Mirror of Justice

A blog dedicated to the development of Catholic legal theory.
Affiliated with the Program on Church, State & Society at Notre Dame Law School.

Wednesday, June 22, 2011

Dolan and double standards


I don't see why Timothy Dolan should be held to higher standards of argumentative depth and analytical rigor than those to which Andrew Cuomo, Michael Bloomberg, and John Shelby Spong, for example, are held by those sharing their belief that marriage should be redefined in such a way as to include same-sex partners.  Do you?  I would note that, like Archbishop Dolan, those seeking to refedine marriage did not seem to take Father's Day off from their crusade against traditional norms of sexual morality.  What you say of the Archbishop, one could with equal or greater justification say of his opponents in this debate:  Perhaps if they put a bit more thought into their comments, and paid more attention to the arguments on both sides, it would help those of us who are struggling to understand their panic in the face of the possibility that American law could continue to honor the historic definition of marriage as a male-female partnership.

One searches the comments of the Cuomos, Bloombergs, and Spongs in vain for reasoned arguments (as opposed to slogans or question-begging claims) or for answers to the very specific challenges to their position that defenders of conjugal marriage have advanced.  Instead we find a series of conclusory zingers (such as "love makes a family," or "you had better get on the right side of history") and defamatory insinuations (e.g., those who disagree with us are "haters" and "bigots").

I can't pretend to speak for Archbishop Dolan, but if you're interested in how defenders of conjugal marriage might answer the central questions you pose in your post, you might have a look at an article I've written with Sherif Girgis and Ryan Anderson entitled "What is Marriage?" (available here:  http://papers.ssrn.com/sol3/papers.cfm?abstract_id=1722155).  If you can identify errors in our premises or fallacious inferences towards any of our conclusions, I would be grateful to you for pointing them out.  Some of the most able scholars supporting the redefinition of marriage, including Kenji Yoshino of NYU and Andrew Koppelman of Northwestern, have labored to find defects in our arguments.  You can judge for yourself whether they've succeeded.  While you're at it, perhaps you could form a judgment as to whether they have met---or have even attempted to meet---the specific challenges we have put to them in Section I.E. of our paper.  Have they, for example. been able to identify a principle consistent with their premises that explains why marriage is the union of two people, and not three or four or more in a polyamorous sexual partnership?  Can they explain why marriage is a sexual partnership at all, as opposed to a parternship that could equally well be integrated around tennis-playing, or bird-watching, or some other shared interest or activity?  Have they identified a principled basis for marriage as an exclusive (as opposed to open) sexual partnership?  I think you will find that they have failed---or failed even to try.  (Koppelman ends up claiming that marriage is a "social construct" that has no essential properties---such as monogamy as opposed to polyamory, fidelity as opposed to sexual "openness," etc.---at all.  Yoshino, it turns out, signed a statement urging that we go "beyond same-sex marriage" to embrace the idea of marriages that include multiple sexual partners.)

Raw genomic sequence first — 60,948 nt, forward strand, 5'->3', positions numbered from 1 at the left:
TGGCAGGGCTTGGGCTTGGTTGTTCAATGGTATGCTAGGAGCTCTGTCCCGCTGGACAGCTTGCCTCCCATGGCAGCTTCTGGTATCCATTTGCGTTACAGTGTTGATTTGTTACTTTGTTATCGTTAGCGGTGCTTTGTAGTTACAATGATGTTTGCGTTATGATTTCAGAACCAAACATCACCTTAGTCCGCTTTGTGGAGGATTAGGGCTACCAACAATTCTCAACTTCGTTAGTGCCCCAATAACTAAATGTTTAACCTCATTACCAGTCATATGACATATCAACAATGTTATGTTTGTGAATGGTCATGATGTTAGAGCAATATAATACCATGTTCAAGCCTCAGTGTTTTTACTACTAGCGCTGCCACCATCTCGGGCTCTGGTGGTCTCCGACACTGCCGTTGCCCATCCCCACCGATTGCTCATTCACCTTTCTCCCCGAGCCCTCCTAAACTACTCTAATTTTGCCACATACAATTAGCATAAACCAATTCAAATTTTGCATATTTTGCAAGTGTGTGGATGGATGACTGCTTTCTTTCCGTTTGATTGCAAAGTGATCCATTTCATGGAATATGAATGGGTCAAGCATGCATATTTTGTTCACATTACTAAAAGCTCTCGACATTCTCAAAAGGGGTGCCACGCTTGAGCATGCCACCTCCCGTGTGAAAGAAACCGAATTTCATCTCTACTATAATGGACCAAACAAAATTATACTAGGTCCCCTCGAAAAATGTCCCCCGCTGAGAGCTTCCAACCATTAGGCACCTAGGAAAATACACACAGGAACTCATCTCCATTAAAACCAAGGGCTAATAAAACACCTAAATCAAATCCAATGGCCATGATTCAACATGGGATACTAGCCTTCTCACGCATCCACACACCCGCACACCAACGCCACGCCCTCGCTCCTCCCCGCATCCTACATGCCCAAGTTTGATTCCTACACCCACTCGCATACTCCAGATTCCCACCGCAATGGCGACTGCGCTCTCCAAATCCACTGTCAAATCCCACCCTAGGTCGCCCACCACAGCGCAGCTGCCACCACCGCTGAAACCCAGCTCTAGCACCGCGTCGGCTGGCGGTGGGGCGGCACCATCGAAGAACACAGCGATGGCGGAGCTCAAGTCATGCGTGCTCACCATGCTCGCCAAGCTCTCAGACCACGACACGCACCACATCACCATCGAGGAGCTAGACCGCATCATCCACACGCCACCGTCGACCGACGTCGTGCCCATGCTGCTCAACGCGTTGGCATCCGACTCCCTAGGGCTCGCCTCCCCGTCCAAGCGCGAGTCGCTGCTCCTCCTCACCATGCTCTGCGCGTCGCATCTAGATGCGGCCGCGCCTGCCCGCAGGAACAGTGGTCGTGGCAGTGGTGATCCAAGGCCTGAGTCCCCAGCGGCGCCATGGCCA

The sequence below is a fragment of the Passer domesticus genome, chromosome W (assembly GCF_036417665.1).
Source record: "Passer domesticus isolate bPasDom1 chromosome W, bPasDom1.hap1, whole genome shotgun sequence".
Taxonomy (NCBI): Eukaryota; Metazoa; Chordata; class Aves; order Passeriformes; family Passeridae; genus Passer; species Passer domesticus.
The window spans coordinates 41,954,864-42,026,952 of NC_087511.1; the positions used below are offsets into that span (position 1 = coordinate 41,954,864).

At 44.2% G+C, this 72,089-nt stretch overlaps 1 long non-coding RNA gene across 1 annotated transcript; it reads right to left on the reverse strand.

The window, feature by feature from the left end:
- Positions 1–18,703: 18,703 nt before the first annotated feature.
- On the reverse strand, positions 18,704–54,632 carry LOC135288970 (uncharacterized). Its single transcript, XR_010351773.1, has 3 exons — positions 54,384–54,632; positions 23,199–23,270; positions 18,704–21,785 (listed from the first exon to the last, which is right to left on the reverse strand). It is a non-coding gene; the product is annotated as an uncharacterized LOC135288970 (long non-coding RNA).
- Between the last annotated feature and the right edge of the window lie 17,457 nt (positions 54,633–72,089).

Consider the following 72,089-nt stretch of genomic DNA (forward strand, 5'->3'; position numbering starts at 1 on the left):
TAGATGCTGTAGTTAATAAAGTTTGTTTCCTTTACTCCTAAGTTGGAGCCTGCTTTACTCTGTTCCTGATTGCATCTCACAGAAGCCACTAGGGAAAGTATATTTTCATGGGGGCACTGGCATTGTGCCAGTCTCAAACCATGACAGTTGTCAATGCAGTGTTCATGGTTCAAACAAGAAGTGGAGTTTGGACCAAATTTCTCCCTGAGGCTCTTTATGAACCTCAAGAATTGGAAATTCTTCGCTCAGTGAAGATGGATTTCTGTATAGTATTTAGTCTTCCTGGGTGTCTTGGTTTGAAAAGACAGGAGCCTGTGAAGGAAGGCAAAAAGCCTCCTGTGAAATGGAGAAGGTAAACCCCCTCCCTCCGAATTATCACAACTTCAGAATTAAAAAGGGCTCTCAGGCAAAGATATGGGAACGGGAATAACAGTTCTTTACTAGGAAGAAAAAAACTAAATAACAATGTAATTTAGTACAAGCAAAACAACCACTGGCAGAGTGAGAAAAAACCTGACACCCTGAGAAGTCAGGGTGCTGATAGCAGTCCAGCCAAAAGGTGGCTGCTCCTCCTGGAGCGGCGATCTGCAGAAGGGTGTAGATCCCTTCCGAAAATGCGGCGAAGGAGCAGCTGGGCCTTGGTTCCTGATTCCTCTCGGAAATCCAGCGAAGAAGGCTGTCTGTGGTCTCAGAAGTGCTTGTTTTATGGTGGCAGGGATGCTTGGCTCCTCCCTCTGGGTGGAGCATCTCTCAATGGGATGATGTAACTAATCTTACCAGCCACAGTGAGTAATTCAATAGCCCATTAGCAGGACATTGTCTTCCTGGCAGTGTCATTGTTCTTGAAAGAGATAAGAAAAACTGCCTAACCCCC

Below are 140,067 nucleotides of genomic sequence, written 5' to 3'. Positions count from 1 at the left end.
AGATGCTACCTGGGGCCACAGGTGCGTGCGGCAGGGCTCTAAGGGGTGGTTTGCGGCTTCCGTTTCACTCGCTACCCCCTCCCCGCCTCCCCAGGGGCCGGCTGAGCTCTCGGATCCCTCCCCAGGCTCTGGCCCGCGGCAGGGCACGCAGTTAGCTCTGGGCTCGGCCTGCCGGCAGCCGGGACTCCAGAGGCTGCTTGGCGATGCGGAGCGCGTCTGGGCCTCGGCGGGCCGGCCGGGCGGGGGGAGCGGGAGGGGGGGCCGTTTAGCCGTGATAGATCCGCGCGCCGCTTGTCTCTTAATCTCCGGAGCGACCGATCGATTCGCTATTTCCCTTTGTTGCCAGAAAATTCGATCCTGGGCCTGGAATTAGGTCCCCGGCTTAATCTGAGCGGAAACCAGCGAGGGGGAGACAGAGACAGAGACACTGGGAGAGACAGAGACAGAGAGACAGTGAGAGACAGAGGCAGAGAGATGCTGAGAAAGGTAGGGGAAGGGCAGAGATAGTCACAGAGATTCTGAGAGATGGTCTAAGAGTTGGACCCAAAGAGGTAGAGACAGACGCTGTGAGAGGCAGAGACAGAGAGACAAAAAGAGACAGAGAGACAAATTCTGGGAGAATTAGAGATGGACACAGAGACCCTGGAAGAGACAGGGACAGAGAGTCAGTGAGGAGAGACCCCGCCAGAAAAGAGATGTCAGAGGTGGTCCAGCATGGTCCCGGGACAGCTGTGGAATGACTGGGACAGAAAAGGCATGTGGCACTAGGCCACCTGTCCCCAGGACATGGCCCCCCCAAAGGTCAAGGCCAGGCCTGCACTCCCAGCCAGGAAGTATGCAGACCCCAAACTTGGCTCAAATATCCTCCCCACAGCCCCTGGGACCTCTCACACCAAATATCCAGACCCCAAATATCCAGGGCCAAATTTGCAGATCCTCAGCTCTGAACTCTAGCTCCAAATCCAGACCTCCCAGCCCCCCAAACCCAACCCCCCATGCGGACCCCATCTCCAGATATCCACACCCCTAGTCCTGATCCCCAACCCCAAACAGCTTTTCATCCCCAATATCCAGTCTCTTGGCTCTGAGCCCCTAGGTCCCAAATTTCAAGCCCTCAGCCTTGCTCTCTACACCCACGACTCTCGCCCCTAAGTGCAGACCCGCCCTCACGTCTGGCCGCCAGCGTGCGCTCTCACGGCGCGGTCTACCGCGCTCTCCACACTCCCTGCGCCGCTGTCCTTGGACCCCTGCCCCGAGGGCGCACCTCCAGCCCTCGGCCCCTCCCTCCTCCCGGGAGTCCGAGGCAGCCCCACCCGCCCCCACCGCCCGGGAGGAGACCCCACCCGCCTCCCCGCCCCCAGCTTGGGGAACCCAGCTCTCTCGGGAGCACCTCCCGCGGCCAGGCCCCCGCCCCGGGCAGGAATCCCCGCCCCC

Here are links to Kenji Yoshino's attempts to refute our arguments, followed by links to our replies:





Here are links to Andrew Koppelman's efforts, followed by links to our replies:





In defense of the view that marriage is intrinsically related to procreation, but not as mere means to an end, here are links to a two-part analysis I did with Patrick Lee and Gerry Bradley:



Again, I am not pretending to speak for Archbishop Dolan.  But I hope these articles prove that a great deal can be said in support of his position.  In fairness, it could be pointed out that the writings of serious intellectuals like Yoshino and Koppelman (and Bill Eskridge and others) can be cited in support of the position being advanced by Governor Cuomo, Mayor Bloomberg, and Archbishop Spong, though they themselves clearly do not attempt to provide analysis of the sort that their scholarly supporters offer.  In truth, I don't blame Cuomo, Bloomberg, or Spong for making their arguments at the level of depth at which they make them, even though their arguments (or assertions) seem straightforwardly question-begging to those of us who don't share the presuppositions they leave undefended (and unacknowledged).  But I really don't think we should demand that public figures, including Catholic bishops, who defend the opposing point of view meet a different standard.  To be sure, the deeper and more compelling their arguments, the better.  But that's true for people on both sides. 


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